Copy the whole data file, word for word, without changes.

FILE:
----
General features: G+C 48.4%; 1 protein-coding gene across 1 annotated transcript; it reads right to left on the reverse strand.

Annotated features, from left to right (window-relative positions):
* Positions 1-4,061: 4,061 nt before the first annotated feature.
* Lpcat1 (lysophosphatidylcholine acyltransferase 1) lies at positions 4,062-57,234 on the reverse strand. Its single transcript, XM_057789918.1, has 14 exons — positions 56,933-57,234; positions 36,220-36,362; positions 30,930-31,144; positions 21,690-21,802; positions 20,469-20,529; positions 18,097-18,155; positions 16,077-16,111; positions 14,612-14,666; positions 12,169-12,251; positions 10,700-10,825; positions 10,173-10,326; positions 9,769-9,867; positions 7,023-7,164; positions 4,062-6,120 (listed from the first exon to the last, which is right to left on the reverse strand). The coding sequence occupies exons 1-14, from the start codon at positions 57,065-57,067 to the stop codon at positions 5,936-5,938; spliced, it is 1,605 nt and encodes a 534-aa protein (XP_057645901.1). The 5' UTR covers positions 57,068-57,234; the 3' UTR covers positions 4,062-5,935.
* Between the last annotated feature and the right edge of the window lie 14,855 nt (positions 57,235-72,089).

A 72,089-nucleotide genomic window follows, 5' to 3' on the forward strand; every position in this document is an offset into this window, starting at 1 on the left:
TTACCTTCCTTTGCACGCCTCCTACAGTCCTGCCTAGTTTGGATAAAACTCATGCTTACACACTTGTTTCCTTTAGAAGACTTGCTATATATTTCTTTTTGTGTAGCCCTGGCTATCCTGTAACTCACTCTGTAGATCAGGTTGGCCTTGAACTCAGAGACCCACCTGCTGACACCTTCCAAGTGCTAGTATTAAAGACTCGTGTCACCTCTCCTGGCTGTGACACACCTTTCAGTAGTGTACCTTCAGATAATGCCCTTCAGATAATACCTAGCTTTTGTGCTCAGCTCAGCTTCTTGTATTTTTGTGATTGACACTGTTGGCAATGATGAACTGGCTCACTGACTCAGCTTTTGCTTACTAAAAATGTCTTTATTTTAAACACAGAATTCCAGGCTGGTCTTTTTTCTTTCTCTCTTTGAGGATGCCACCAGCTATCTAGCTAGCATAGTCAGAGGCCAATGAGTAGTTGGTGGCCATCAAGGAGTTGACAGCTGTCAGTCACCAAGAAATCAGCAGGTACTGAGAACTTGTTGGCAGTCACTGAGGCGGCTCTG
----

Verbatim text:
General features: G+C 48.4%; 1 protein-coding gene across 1 annotated transcript; it reads right to left on the reverse strand.

Annotated features, from left to right (window-relative positions):
* Positions 1-4,061: 4,061 nt before the first annotated feature.
* Lpcat1 (lysophosphatidylcholine acyltransferase 1) lies at positions 4,062-57,234 on the reverse strand. Its single transcript, XM_057789918.1, has 14 exons — positions 56,933-57,234; positions 36,220-36,362; positions 30,930-31,144; positions 21,690-21,802; positions 20,469-20,529; positions 18,097-18,155; positions 16,077-16,111; positions 14,612-14,666; positions 12,169-12,251; positions 10,700-10,825; positions 10,173-10,326; positions 9,769-9,867; positions 7,023-7,164; positions 4,062-6,120 (listed from the first exon to the last, which is right to left on the reverse strand). The coding sequence occupies exons 1-14, from the start codon at positions 57,065-57,067 to the stop codon at positions 5,936-5,938; spliced, it is 1,605 nt and encodes a 534-aa protein (XP_057645901.1). The 5' UTR covers positions 57,068-57,234; the 3' UTR covers positions 4,062-5,935.
* Between the last annotated feature and the right edge of the window lie 14,855 nt (positions 57,235-72,089).

A 72,089-nucleotide genomic window follows, 5' to 3' on the forward strand; every position in this document is an offset into this window, starting at 1 on the left:
TTACCTTCCTTTGCACGCCTCCTACAGTCCTGCCTAGTTTGGATAAAACTCATGCTTACACACTTGTTTCCTTTAGAAGACTTGCTATATATTTCTTTTTGTGTAGCCCTGGCTATCCTGTAACTCACTCTGTAGATCAGGTTGGCCTTGAACTCAGAGACCCACCTGCTGACACCTTCCAAGTGCTAGTATTAAAGACTCGTGTCACCTCTCCTGGCTGTGACACACCTTTCAGTAGTGTACCTTCAGATAATGCCCTTCAGATAATACCTAGCTTTTGTGCTCAGCTCAGCTTCTTGTATTTTTGTGATTGACACTGTTGGCAATGATGAACTGGCTCACTGACTCAGCTTTTGCTTACTAAAAATGTCTTTATTTTAAACACAGAATTCCAGGCTGGTCTTTTTTCTTTCTCTCTTTGAGGATGCCACCAGCTATCTAGCTAGCATAGTCAGAGGCCAATGAGTAGTTGGTGGCCATCAAGGAGTTGACAGCTGTCAGTCACCAAGAAATCAGCAGGTACTGAGAACTTGTTGGCAGTCACTGAGGCGGCTCTG